As for over-fitting, I am not in my 50s, and I knew what over-fitting was from my undergrad (or highschool?). The idea is very commonplace in engineering. Numerous times, when encountering a "new term" in a different field, such as overfitting in machine learning, I have found myself thinking in overly complicated ways, because I never thought that what I considered so simple could be the central point of discussion. Perhaps the physicists who could not describe what over-fitting was, were in the same shoes. The other unfortunate scenario is that the interviewers expect certain responses that are just not the generalized things one knows of.
But regarding other matters, I hardly doubt that the sentiment you are suggesting is lost on all.
One point of view is that the self affirmation bias is easy to come these days. The material on basics of machine learning are beyond trivial, but the hype makes money. Even traditional engineering does that to some extent, at least that's what I saw in my education. Same goes for basic finance. I see hype attempts in non-"computer science" engineering research, which amounts to noise. Some writers are oblivious, some are doing it for money. The problem is these days every noise is amplified, and at first I was confusing noise for signal. Particularly at a period when I was practically doing solo research despite having colleagues.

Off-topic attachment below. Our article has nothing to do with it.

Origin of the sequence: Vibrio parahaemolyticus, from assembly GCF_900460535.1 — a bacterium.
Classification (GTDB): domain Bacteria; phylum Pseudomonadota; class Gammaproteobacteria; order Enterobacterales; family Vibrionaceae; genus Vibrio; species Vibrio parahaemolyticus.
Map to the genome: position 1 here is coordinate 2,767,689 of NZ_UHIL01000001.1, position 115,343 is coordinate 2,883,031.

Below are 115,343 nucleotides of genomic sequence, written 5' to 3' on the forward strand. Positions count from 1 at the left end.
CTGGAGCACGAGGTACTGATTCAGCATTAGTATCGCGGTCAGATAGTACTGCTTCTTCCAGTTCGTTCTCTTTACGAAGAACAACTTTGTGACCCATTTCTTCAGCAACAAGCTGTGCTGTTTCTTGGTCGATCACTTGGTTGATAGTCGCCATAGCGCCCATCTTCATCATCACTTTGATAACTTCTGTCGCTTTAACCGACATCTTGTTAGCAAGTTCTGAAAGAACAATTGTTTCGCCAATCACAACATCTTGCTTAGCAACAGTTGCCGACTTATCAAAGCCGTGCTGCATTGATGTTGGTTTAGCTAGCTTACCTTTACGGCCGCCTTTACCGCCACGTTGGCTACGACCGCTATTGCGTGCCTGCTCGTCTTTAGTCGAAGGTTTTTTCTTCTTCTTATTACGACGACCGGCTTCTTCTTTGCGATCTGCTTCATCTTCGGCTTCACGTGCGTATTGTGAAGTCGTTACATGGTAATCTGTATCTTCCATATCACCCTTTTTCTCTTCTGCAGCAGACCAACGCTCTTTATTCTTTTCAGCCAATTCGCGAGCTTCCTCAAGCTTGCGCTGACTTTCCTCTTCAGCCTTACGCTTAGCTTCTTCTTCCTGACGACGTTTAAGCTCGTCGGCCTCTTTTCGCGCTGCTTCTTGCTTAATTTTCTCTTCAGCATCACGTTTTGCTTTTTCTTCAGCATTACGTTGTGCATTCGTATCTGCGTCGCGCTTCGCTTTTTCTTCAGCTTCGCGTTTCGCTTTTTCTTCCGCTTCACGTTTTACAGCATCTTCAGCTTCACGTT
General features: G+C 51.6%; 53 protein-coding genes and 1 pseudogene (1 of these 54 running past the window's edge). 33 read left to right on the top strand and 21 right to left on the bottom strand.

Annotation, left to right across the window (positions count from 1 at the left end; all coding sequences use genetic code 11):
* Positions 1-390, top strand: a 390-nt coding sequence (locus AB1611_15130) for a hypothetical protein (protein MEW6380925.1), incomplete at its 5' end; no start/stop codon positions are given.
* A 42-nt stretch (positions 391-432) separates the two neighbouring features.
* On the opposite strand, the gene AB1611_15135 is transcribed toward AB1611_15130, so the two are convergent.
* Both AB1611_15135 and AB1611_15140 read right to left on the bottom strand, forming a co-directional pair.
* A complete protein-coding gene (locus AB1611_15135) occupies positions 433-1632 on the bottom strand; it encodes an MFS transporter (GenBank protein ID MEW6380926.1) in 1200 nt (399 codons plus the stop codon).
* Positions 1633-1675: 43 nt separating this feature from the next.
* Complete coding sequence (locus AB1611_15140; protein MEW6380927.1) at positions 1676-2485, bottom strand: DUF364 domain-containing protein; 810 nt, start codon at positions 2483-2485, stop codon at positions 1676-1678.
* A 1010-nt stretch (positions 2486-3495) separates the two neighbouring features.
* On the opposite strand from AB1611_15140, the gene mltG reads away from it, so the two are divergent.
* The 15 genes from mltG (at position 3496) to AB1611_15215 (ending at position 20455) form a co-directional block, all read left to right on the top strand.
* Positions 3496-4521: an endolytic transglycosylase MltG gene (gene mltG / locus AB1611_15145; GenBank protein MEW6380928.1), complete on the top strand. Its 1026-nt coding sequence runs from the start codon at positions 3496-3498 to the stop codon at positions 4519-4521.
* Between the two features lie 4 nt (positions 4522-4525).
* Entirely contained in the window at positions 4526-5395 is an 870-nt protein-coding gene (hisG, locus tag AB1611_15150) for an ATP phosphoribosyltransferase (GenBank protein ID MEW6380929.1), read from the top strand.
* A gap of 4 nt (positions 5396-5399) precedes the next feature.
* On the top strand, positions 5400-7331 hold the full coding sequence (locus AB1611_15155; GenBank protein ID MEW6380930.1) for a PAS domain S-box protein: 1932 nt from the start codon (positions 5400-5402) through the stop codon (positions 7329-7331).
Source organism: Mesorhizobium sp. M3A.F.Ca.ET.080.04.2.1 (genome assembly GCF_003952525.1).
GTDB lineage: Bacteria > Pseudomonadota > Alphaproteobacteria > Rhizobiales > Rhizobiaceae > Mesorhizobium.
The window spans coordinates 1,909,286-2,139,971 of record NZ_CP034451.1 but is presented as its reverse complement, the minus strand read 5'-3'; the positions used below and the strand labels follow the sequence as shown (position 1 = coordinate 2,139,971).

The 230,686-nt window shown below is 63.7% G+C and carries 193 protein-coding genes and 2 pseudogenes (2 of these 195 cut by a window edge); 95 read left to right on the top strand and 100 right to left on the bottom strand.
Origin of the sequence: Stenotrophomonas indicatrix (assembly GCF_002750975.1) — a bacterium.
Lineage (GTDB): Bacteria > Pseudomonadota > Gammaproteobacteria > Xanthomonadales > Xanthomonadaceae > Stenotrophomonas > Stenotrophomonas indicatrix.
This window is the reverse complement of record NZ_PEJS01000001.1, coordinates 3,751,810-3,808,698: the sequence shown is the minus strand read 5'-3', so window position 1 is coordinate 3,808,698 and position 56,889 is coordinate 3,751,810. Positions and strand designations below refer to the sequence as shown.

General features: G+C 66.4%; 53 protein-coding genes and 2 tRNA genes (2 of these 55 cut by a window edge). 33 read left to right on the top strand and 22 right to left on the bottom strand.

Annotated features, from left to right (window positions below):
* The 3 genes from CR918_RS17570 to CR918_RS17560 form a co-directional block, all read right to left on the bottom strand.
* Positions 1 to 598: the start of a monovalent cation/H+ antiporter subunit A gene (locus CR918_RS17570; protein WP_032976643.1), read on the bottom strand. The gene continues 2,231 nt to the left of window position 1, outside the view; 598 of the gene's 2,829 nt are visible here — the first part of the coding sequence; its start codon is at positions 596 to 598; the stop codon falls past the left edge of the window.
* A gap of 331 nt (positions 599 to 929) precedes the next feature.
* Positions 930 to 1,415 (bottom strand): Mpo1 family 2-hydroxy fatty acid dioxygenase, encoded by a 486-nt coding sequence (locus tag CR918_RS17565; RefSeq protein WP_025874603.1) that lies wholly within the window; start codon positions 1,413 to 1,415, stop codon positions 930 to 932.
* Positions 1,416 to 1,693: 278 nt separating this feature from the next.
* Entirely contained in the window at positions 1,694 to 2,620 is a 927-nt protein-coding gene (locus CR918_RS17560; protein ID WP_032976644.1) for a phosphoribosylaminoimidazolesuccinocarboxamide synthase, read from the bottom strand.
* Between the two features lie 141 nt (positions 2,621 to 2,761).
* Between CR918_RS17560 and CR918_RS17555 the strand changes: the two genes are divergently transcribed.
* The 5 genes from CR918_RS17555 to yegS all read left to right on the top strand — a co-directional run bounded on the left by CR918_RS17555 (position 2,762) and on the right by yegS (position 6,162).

All being said, and I could be too quick or too short on this, large scale computation may automate many aspects of our lives, and funding goes for automation whereas mathematical modeling does not automate things in and of itself.
As for new mathematics, I doubt serious researchers would disagree on looking for more.
I came across this today, you might recognize one of the names, haven't read it and doubt will find the time for a while, but perhaps it could be of interest to you. https://arxiv.org/abs/1608.08225